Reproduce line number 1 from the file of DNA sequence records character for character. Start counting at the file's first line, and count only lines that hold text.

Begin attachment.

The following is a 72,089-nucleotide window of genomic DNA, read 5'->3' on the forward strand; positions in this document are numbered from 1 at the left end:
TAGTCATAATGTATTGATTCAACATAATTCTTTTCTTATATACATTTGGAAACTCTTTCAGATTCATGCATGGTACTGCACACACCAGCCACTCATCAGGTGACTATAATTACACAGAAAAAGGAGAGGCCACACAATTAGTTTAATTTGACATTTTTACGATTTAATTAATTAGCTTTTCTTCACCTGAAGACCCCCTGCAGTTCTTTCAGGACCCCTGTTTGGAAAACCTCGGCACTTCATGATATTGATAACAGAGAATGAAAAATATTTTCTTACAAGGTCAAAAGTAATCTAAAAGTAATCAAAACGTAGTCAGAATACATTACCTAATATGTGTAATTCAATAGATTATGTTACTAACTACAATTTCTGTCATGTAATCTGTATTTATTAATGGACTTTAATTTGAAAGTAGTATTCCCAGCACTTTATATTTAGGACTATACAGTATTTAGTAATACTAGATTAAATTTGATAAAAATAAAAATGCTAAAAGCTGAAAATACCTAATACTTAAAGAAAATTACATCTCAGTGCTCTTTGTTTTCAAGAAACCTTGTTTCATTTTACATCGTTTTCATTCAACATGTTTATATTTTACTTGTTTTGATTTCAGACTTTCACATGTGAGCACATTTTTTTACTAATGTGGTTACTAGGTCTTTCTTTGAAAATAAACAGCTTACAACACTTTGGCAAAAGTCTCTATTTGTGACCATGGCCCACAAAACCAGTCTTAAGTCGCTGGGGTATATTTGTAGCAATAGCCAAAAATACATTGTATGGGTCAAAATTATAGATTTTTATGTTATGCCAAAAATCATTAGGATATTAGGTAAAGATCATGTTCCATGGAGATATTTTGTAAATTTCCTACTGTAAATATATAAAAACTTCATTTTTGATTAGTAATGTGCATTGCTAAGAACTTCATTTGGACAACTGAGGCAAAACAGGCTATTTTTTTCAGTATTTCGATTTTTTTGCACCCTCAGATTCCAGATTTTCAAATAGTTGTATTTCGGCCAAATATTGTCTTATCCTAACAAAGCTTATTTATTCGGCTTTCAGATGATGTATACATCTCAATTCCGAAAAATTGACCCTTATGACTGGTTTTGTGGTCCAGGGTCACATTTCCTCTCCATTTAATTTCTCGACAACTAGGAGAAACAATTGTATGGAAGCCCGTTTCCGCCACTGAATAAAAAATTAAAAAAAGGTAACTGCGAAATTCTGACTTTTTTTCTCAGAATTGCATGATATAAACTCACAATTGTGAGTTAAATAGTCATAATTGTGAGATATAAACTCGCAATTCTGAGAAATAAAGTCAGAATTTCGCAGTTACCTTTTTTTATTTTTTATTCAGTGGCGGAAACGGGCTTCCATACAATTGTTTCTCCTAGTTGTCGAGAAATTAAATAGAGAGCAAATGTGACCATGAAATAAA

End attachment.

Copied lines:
The following is a 72,089-nucleotide window of genomic DNA, read 5'->3' on the forward strand; positions in this document are numbered from 1 at the left end: